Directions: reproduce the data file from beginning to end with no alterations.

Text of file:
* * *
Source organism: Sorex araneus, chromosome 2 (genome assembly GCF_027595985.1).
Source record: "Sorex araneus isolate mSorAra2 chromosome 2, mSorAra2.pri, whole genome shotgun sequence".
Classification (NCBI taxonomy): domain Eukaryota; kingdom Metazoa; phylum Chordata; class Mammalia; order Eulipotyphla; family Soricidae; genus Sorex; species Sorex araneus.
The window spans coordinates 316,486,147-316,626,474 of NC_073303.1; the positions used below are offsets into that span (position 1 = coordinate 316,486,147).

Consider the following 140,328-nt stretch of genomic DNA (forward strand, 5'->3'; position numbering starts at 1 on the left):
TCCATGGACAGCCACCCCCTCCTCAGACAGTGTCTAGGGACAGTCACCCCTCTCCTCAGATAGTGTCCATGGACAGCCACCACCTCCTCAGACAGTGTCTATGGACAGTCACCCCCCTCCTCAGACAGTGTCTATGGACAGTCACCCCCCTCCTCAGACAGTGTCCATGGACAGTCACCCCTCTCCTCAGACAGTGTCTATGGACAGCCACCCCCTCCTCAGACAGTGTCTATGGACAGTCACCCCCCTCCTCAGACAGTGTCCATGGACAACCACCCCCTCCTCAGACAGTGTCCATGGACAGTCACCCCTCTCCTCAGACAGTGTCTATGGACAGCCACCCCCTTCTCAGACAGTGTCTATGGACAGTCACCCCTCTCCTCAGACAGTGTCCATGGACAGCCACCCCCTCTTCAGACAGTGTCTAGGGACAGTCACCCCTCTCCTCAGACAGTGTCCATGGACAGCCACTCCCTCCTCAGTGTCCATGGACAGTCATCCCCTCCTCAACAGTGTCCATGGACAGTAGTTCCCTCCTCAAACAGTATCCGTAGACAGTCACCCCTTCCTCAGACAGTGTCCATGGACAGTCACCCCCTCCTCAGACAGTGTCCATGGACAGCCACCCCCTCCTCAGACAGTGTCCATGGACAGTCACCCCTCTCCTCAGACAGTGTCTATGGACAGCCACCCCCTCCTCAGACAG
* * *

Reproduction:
Source organism: Sorex araneus, chromosome 2 (genome assembly GCF_027595985.1).
Source record: "Sorex araneus isolate mSorAra2 chromosome 2, mSorAra2.pri, whole genome shotgun sequence".
Classification (NCBI taxonomy): domain Eukaryota; kingdom Metazoa; phylum Chordata; class Mammalia; order Eulipotyphla; family Soricidae; genus Sorex; species Sorex araneus.
The window spans coordinates 316,486,147-316,626,474 of NC_073303.1; the positions used below are offsets into that span (position 1 = coordinate 316,486,147).

Consider the following 140,328-nt stretch of genomic DNA (forward strand, 5'->3'; position numbering starts at 1 on the left):
TCCATGGACAGCCACCCCCTCCTCAGACAGTGTCTAGGGACAGTCACCCCTCTCCTCAGATAGTGTCCATGGACAGCCACCACCTCCTCAGACAGTGTCTATGGACAGTCACCCCCCTCCTCAGACAGTGTCTATGGACAGTCACCCCCCTCCTCAGACAGTGTCCATGGACAGTCACCCCTCTCCTCAGACAGTGTCTATGGACAGCCACCCCCTCCTCAGACAGTGTCTATGGACAGTCACCCCCCTCCTCAGACAGTGTCCATGGACAACCACCCCCTCCTCAGACAGTGTCCATGGACAGTCACCCCTCTCCTCAGACAGTGTCTATGGACAGCCACCCCCTTCTCAGACAGTGTCTATGGACAGTCACCCCTCTCCTCAGACAGTGTCCATGGACAGCCACCCCCTCTTCAGACAGTGTCTAGGGACAGTCACCCCTCTCCTCAGACAGTGTCCATGGACAGCCACTCCCTCCTCAGTGTCCATGGACAGTCATCCCCTCCTCAACAGTGTCCATGGACAGTAGTTCCCTCCTCAAACAGTATCCGTAGACAGTCACCCCTTCCTCAGACAGTGTCCATGGACAGTCACCCCCTCCTCAGACAGTGTCCATGGACAGCCACCCCCTCCTCAGACAGTGTCCATGGACAGTCACCCCTCTCCTCAGACAGTGTCTATGGACAGCCACCCCCTCCTCAGACAG